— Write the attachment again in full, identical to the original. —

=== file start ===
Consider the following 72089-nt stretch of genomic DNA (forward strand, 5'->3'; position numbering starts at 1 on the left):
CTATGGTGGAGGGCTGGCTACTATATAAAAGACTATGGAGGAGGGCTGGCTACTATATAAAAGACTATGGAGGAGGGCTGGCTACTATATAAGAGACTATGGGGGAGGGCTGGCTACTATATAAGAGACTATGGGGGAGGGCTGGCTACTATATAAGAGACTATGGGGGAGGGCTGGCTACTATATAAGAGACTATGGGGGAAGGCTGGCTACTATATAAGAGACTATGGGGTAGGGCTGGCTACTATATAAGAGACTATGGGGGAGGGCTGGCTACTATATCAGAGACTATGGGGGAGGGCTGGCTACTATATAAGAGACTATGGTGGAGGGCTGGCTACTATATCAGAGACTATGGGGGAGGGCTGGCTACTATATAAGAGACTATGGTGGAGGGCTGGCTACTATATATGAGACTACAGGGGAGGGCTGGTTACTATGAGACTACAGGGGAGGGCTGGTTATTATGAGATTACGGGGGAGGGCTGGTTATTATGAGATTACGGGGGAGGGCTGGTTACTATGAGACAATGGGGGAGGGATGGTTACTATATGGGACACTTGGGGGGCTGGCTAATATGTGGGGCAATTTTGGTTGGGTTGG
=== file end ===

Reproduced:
Consider the following 72089-nt stretch of genomic DNA (forward strand, 5'->3'; position numbering starts at 1 on the left):
CTATGGTGGAGGGCTGGCTACTATATAAAAGACTATGGAGGAGGGCTGGCTACTATATAAAAGACTATGGAGGAGGGCTGGCTACTATATAAGAGACTATGGGGGAGGGCTGGCTACTATATAAGAGACTATGGGGGAGGGCTGGCTACTATATAAGAGACTATGGGGGAGGGCTGGCTACTATATAAGAGACTATGGGGGAAGGCTGGCTACTATATAAGAGACTATGGGGTAGGGCTGGCTACTATATAAGAGACTATGGGGGAGGGCTGGCTACTATATCAGAGACTATGGGGGAGGGCTGGCTACTATATAAGAGACTATGGTGGAGGGCTGGCTACTATATCAGAGACTATGGGGGAGGGCTGGCTACTATATAAGAGACTATGGTGGAGGGCTGGCTACTATATATGAGACTACAGGGGAGGGCTGGTTACTATGAGACTACAGGGGAGGGCTGGTTATTATGAGATTACGGGGGAGGGCTGGTTATTATGAGATTACGGGGGAGGGCTGGTTACTATGAGACAATGGGGGAGGGATGGTTACTATATGGGACACTTGGGGGGCTGGCTAATATGTGGGGCAATTTTGGTTGGGTTGG